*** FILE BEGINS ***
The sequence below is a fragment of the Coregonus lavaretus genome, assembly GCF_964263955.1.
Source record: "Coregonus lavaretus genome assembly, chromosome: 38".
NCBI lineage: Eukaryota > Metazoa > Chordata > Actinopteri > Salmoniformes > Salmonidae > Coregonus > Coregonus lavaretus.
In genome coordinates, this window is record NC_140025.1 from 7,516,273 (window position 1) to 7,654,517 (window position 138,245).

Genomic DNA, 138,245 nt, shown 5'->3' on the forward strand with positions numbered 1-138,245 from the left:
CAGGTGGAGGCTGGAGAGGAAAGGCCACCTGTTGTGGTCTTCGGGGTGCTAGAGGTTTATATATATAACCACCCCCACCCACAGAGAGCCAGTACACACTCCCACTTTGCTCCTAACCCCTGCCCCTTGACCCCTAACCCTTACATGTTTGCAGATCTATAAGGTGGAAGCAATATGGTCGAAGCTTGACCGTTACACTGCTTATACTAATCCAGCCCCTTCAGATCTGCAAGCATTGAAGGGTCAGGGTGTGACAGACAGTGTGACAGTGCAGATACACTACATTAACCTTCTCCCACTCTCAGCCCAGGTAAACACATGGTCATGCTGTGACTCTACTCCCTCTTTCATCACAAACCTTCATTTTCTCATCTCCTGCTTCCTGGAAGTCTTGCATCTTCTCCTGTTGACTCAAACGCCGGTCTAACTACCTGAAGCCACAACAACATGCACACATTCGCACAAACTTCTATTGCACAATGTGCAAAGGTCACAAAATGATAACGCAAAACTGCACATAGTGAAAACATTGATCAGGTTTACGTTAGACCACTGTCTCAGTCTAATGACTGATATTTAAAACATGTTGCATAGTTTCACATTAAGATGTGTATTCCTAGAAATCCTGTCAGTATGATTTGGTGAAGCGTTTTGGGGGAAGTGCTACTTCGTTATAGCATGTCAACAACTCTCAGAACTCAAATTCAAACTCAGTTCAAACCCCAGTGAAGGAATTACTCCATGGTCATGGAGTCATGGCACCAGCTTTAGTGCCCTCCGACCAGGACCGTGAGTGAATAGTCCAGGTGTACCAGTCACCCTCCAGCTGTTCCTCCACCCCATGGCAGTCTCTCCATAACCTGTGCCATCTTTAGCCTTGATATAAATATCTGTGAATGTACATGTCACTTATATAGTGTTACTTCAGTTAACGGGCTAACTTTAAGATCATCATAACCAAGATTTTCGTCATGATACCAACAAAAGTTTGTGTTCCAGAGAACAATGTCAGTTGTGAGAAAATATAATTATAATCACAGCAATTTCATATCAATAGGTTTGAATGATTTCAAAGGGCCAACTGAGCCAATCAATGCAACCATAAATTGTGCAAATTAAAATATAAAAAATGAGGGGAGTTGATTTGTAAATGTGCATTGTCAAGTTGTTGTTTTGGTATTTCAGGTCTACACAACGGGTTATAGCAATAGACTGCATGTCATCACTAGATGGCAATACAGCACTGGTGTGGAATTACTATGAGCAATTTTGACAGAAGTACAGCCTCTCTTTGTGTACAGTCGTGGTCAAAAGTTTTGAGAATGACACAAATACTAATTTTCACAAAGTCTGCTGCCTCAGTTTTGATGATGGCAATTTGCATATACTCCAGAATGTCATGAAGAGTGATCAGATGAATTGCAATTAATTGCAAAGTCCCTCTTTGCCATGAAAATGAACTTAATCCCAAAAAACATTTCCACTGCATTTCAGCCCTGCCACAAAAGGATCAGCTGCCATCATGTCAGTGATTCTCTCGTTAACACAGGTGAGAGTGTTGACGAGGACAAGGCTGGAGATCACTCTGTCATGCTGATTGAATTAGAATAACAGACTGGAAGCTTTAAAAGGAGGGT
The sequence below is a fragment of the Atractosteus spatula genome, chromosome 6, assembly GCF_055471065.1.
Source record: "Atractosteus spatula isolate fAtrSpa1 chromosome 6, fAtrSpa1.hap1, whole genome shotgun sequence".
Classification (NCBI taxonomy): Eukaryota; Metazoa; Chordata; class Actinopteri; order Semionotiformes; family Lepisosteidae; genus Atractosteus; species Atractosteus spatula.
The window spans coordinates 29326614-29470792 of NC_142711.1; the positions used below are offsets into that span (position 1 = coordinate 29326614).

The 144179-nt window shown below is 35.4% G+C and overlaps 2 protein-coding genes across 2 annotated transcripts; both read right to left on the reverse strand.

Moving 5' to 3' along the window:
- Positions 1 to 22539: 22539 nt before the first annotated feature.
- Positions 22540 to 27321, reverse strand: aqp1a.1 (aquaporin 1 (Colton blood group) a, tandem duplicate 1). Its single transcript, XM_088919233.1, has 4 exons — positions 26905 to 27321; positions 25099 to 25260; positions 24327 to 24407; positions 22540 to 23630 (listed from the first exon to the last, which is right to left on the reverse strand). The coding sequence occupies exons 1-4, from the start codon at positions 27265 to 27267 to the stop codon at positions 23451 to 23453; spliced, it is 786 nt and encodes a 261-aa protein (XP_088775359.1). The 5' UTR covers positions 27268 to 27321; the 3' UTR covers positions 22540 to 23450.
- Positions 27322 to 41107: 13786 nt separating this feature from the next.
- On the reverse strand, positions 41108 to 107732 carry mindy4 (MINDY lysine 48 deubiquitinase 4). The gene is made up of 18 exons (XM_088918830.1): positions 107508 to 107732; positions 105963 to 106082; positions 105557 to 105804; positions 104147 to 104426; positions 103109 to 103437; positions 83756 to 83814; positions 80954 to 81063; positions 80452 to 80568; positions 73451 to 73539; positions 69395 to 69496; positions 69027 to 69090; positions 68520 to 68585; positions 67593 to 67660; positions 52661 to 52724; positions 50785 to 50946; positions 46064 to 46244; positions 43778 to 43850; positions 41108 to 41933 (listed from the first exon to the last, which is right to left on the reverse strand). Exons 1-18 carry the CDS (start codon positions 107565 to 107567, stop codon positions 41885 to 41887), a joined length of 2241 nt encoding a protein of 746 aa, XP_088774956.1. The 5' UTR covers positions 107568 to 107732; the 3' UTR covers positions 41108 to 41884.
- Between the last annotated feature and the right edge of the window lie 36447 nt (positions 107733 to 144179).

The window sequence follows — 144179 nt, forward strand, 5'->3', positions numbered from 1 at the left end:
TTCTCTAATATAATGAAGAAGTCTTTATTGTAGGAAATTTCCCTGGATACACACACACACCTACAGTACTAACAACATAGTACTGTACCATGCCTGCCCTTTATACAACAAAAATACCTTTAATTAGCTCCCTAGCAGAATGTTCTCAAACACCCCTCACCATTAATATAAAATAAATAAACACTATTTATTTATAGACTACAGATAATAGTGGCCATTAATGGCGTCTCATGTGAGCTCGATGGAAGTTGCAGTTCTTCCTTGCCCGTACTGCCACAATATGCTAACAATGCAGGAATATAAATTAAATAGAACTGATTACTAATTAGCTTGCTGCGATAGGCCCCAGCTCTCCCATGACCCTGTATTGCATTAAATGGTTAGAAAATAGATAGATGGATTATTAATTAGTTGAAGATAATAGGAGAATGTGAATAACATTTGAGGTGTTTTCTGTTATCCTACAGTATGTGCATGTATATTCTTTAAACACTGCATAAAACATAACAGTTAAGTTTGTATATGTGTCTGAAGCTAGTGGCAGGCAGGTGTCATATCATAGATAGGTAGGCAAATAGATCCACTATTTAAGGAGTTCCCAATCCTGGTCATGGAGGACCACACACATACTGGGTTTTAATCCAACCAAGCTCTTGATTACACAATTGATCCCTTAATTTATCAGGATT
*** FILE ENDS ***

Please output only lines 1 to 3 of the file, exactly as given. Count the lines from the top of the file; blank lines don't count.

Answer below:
The sequence below is a fragment of the Coregonus lavaretus genome, assembly GCF_964263955.1.
Source record: "Coregonus lavaretus genome assembly, chromosome: 38".
NCBI lineage: Eukaryota > Metazoa > Chordata > Actinopteri > Salmoniformes > Salmonidae > Coregonus > Coregonus lavaretus.